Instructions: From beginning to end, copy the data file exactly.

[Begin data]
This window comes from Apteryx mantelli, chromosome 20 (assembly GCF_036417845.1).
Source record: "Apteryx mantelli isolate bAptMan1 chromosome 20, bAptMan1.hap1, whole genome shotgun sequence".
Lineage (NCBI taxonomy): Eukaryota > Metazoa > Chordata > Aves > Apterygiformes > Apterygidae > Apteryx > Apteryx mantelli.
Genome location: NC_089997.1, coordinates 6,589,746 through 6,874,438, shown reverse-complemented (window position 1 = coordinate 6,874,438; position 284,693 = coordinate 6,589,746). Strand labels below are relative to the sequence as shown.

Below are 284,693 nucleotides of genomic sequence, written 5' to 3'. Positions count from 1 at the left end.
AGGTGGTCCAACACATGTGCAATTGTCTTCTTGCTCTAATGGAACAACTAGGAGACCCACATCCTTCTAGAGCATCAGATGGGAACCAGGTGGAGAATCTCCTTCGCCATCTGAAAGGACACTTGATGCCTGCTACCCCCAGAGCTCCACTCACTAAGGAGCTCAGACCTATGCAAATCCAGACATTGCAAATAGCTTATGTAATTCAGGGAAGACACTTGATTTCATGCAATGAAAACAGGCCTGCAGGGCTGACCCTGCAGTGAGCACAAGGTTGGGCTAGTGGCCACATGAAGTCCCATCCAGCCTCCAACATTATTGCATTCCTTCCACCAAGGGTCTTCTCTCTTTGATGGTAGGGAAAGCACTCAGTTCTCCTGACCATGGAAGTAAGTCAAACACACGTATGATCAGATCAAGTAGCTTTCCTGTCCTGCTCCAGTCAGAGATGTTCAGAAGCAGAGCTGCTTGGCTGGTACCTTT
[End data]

This window comes from Apteryx mantelli, chromosome 20 (assembly GCF_036417845.1).
Source record: "Apteryx mantelli isolate bAptMan1 chromosome 20, bAptMan1.hap1, whole genome shotgun sequence".
Lineage (NCBI taxonomy): Eukaryota > Metazoa > Chordata > Aves > Apterygiformes > Apterygidae > Apteryx > Apteryx mantelli.
Genome location: NC_089997.1, coordinates 6,589,746 through 6,874,438, shown reverse-complemented (window position 1 = coordinate 6,874,438; position 284,693 = coordinate 6,589,746). Strand labels below are relative to the sequence as shown.

Below are 284,693 nucleotides of genomic sequence, written 5' to 3'. Positions count from 1 at the left end.
AGGTGGTCCAACACATGTGCAATTGTCTTCTTGCTCTAATGGAACAACTAGGAGACCCACATCCTTCTAGAGCATCAGATGGGAACCAGGTGGAGAATCTCCTTCGCCATCTGAAAGGACACTTGATGCCTGCTACCCCCAGAGCTCCACTCACTAAGGAGCTCAGACCTATGCAAATCCAGACATTGCAAATAGCTTATGTAATTCAGGGAAGACACTTGATTTCATGCAATGAAAACAGGCCTGCAGGGCTGACCCTGCAGTGAGCACAAGGTTGGGCTAGTGGCCACATGAAGTCCCATCCAGCCTCCAACATTATTGCATTCCTTCCACCAAGGGTCTTCTCTCTTTGATGGTAGGGAAAGCACTCAGTTCTCCTGACCATGGAAGTAAGTCAAACACACGTATGATCAGATCAAGTAGCTTTCCTGTCCTGCTCCAGTCAGAGATGTTCAGAAGCAGAGCTGCTTGGCTGGTACCTTT